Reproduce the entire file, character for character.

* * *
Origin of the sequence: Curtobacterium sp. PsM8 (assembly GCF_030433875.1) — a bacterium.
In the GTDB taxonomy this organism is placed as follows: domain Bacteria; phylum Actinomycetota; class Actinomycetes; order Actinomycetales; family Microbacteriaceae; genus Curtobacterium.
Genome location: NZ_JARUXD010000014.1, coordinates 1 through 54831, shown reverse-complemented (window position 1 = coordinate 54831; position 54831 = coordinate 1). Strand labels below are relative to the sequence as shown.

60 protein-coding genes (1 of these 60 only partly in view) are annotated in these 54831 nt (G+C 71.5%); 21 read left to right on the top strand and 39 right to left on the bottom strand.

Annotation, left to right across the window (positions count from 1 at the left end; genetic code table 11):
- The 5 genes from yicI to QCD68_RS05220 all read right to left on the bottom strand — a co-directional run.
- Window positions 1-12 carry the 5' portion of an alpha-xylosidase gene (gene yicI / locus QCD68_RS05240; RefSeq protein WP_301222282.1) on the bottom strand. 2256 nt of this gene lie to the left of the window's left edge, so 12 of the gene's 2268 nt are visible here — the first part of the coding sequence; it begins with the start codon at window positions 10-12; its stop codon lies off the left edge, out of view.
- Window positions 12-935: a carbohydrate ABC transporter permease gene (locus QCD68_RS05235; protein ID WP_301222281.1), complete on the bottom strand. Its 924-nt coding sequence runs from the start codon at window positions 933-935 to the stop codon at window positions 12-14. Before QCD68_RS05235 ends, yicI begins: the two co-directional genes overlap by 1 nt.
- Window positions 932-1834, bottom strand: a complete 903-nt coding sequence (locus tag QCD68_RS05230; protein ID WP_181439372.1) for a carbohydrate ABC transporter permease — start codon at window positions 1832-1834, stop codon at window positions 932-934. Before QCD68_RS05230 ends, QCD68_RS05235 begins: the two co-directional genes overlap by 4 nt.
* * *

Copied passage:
Origin of the sequence: Curtobacterium sp. PsM8 (assembly GCF_030433875.1) — a bacterium.
In the GTDB taxonomy this organism is placed as follows: domain Bacteria; phylum Actinomycetota; class Actinomycetes; order Actinomycetales; family Microbacteriaceae; genus Curtobacterium.
Genome location: NZ_JARUXD010000014.1, coordinates 1 through 54831, shown reverse-complemented (window position 1 = coordinate 54831; position 54831 = coordinate 1). Strand labels below are relative to the sequence as shown.

60 protein-coding genes (1 of these 60 only partly in view) are annotated in these 54831 nt (G+C 71.5%); 21 read left to right on the top strand and 39 right to left on the bottom strand.

Annotation, left to right across the window (positions count from 1 at the left end; genetic code table 11):
- The 5 genes from yicI to QCD68_RS05220 all read right to left on the bottom strand — a co-directional run.
- Window positions 1-12 carry the 5' portion of an alpha-xylosidase gene (gene yicI / locus QCD68_RS05240; RefSeq protein WP_301222282.1) on the bottom strand. 2256 nt of this gene lie to the left of the window's left edge, so 12 of the gene's 2268 nt are visible here — the first part of the coding sequence; it begins with the start codon at window positions 10-12; its stop codon lies off the left edge, out of view.
- Window positions 12-935: a carbohydrate ABC transporter permease gene (locus QCD68_RS05235; protein ID WP_301222281.1), complete on the bottom strand. Its 924-nt coding sequence runs from the start codon at window positions 933-935 to the stop codon at window positions 12-14. Before QCD68_RS05235 ends, yicI begins: the two co-directional genes overlap by 1 nt.
- Window positions 932-1834, bottom strand: a complete 903-nt coding sequence (locus tag QCD68_RS05230; protein ID WP_181439372.1) for a carbohydrate ABC transporter permease — start codon at window positions 1832-1834, stop codon at window positions 932-934. Before QCD68_RS05230 ends, QCD68_RS05235 begins: the two co-directional genes overlap by 4 nt.